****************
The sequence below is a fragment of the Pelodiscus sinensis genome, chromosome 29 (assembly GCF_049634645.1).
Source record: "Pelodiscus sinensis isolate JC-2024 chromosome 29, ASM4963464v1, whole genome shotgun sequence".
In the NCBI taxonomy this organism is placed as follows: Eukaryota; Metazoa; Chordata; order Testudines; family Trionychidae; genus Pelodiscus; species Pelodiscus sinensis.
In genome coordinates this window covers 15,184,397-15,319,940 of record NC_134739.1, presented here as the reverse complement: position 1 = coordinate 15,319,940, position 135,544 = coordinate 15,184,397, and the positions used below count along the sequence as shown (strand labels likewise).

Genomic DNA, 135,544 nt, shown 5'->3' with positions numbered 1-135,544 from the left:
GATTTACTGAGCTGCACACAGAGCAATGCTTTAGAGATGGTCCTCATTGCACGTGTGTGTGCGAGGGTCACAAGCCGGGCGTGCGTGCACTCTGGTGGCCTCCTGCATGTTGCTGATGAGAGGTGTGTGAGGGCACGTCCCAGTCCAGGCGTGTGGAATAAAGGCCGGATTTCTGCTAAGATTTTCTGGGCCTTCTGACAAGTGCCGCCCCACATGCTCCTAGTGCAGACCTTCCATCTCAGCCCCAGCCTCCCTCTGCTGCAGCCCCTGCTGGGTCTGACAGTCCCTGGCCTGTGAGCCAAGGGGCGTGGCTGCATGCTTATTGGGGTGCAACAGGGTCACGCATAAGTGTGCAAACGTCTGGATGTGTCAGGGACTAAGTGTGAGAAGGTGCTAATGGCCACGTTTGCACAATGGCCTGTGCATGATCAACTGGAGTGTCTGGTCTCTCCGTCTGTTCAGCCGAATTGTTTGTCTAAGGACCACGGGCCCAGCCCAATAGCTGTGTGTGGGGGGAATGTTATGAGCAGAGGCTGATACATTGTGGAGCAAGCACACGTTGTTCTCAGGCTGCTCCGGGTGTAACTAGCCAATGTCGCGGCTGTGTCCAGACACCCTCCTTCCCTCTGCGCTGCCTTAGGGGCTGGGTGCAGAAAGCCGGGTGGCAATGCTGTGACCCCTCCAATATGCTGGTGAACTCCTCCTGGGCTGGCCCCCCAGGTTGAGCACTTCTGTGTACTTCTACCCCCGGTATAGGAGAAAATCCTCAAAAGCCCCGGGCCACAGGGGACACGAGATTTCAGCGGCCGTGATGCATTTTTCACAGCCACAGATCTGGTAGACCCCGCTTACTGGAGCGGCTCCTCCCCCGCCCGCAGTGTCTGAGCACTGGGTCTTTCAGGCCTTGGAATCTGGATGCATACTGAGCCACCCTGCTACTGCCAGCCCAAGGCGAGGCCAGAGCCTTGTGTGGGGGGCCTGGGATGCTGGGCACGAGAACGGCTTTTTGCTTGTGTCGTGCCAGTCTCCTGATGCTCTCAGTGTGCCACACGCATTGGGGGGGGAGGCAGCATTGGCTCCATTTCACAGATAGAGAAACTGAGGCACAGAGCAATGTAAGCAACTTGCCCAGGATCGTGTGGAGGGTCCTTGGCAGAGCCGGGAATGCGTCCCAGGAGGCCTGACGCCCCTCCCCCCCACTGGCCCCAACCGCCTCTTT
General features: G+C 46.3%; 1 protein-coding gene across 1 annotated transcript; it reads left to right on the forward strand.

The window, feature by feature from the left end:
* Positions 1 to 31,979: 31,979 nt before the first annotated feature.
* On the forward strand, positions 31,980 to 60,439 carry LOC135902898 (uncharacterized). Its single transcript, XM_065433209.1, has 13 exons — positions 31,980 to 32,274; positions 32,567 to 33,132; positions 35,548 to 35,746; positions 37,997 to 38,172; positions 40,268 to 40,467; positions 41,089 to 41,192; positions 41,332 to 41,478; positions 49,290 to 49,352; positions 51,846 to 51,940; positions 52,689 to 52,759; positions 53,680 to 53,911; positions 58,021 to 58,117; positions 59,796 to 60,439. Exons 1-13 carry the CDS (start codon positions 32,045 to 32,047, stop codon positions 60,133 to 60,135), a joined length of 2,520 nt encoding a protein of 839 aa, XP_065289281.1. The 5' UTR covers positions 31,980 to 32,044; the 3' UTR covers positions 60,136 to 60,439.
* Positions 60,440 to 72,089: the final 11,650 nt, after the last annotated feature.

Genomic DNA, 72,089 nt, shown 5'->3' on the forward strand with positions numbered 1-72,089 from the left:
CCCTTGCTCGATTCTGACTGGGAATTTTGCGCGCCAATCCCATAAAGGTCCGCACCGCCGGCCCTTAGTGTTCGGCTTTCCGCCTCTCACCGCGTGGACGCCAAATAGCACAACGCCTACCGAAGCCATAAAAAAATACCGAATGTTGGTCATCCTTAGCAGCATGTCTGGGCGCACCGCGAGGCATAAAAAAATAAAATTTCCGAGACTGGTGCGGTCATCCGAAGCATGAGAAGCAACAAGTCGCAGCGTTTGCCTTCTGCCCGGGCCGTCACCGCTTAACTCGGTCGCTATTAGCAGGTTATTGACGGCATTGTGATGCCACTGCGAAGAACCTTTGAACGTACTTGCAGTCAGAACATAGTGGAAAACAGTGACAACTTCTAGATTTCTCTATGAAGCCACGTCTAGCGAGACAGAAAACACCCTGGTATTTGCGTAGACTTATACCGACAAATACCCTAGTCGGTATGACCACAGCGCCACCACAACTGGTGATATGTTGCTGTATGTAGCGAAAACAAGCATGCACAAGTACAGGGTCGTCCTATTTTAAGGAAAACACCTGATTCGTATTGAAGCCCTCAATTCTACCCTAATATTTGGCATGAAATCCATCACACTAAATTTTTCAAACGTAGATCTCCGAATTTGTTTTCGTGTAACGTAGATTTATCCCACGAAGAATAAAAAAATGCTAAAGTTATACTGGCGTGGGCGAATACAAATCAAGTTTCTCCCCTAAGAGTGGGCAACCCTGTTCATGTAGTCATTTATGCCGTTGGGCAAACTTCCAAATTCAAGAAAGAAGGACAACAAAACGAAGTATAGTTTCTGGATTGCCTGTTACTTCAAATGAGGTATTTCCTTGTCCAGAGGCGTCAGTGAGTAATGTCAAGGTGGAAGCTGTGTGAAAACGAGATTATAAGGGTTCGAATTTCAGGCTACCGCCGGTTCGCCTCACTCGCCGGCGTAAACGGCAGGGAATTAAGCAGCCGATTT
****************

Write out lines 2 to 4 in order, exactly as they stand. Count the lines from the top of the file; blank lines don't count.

Source record: "Pelodiscus sinensis isolate JC-2024 chromosome 29, ASM4963464v1, whole genome shotgun sequence".
In the NCBI taxonomy this organism is placed as follows: Eukaryota; Metazoa; Chordata; order Testudines; family Trionychidae; genus Pelodiscus; species Pelodiscus sinensis.
In genome coordinates this window covers 15,184,397-15,319,940 of record NC_134739.1, presented here as the reverse complement: position 1 = coordinate 15,319,940, position 135,544 = coordinate 15,184,397, and the positions used below count along the sequence as shown (strand labels likewise).